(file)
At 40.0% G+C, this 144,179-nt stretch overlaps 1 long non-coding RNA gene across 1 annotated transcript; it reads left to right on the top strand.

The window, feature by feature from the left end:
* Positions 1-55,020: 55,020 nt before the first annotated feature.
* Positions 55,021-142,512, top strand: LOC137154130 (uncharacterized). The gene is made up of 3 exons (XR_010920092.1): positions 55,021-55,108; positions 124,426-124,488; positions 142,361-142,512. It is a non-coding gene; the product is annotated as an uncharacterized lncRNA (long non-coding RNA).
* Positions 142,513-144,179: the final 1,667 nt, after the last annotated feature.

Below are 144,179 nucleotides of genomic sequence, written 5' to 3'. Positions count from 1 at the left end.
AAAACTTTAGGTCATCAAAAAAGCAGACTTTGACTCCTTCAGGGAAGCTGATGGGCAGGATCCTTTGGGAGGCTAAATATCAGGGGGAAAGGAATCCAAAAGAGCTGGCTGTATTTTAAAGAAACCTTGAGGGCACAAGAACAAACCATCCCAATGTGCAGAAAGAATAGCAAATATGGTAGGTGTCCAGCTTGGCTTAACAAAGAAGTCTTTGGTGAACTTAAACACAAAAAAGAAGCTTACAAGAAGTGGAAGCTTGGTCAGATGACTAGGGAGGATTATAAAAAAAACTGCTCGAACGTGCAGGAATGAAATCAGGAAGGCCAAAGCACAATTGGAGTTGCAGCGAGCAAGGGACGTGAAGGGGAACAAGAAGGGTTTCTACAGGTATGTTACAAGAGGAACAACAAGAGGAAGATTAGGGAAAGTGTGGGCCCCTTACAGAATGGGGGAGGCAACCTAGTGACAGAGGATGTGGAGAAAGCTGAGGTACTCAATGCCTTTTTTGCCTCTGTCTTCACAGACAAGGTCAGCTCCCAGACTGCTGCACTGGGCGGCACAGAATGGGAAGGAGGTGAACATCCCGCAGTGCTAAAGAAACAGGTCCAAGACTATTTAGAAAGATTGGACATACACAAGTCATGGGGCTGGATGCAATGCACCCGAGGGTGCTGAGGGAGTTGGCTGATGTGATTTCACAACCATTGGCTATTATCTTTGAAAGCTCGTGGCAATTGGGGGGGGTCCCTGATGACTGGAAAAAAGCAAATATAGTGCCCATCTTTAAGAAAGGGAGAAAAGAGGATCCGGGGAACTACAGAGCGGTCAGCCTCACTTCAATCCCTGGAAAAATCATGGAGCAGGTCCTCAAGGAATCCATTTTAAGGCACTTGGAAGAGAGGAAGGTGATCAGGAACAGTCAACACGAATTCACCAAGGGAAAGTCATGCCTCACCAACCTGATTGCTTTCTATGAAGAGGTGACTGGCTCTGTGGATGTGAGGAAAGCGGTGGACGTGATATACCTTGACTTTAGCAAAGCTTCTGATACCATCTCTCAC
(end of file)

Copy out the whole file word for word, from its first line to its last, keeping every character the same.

At 40.0% G+C, this 144,179-nt stretch overlaps 1 long non-coding RNA gene across 1 annotated transcript; it reads left to right on the top strand.

The window, feature by feature from the left end:
* Positions 1-55,020: 55,020 nt before the first annotated feature.
* Positions 55,021-142,512, top strand: LOC137154130 (uncharacterized). The gene is made up of 3 exons (XR_010920092.1): positions 55,021-55,108; positions 124,426-124,488; positions 142,361-142,512. It is a non-coding gene; the product is annotated as an uncharacterized lncRNA (long non-coding RNA).
* Positions 142,513-144,179: the final 1,667 nt, after the last annotated feature.

Below are 144,179 nucleotides of genomic sequence, written 5' to 3'. Positions count from 1 at the left end.
AAAACTTTAGGTCATCAAAAAAGCAGACTTTGACTCCTTCAGGGAAGCTGATGGGCAGGATCCTTTGGGAGGCTAAATATCAGGGGGAAAGGAATCCAAAAGAGCTGGCTGTATTTTAAAGAAACCTTGAGGGCACAAGAACAAACCATCCCAATGTGCAGAAAGAATAGCAAATATGGTAGGTGTCCAGCTTGGCTTAACAAAGAAGTCTTTGGTGAACTTAAACACAAAAAAGAAGCTTACAAGAAGTGGAAGCTTGGTCAGATGACTAGGGAGGATTATAAAAAAAACTGCTCGAACGTGCAGGAATGAAATCAGGAAGGCCAAAGCACAATTGGAGTTGCAGCGAGCAAGGGACGTGAAGGGGAACAAGAAGGGTTTCTACAGGTATGTTACAAGAGGAACAACAAGAGGAAGATTAGGGAAAGTGTGGGCCCCTTACAGAATGGGGGAGGCAACCTAGTGACAGAGGATGTGGAGAAAGCTGAGGTACTCAATGCCTTTTTTGCCTCTGTCTTCACAGACAAGGTCAGCTCCCAGACTGCTGCACTGGGCGGCACAGAATGGGAAGGAGGTGAACATCCCGCAGTGCTAAAGAAACAGGTCCAAGACTATTTAGAAAGATTGGACATACACAAGTCATGGGGCTGGATGCAATGCACCCGAGGGTGCTGAGGGAGTTGGCTGATGTGATTTCACAACCATTGGCTATTATCTTTGAAAGCTCGTGGCAATTGGGGGGGGTCCCTGATGACTGGAAAAAAGCAAATATAGTGCCCATCTTTAAGAAAGGGAGAAAAGAGGATCCGGGGAACTACAGAGCGGTCAGCCTCACTTCAATCCCTGGAAAAATCATGGAGCAGGTCCTCAAGGAATCCATTTTAAGGCACTTGGAAGAGAGGAAGGTGATCAGGAACAGTCAACACGAATTCACCAAGGGAAAGTCATGCCTCACCAACCTGATTGCTTTCTATGAAGAGGTGACTGGCTCTGTGGATGTGAGGAAAGCGGTGGACGTGATATACCTTGACTTTAGCAAAGCTTCTGATACCATCTCTCAC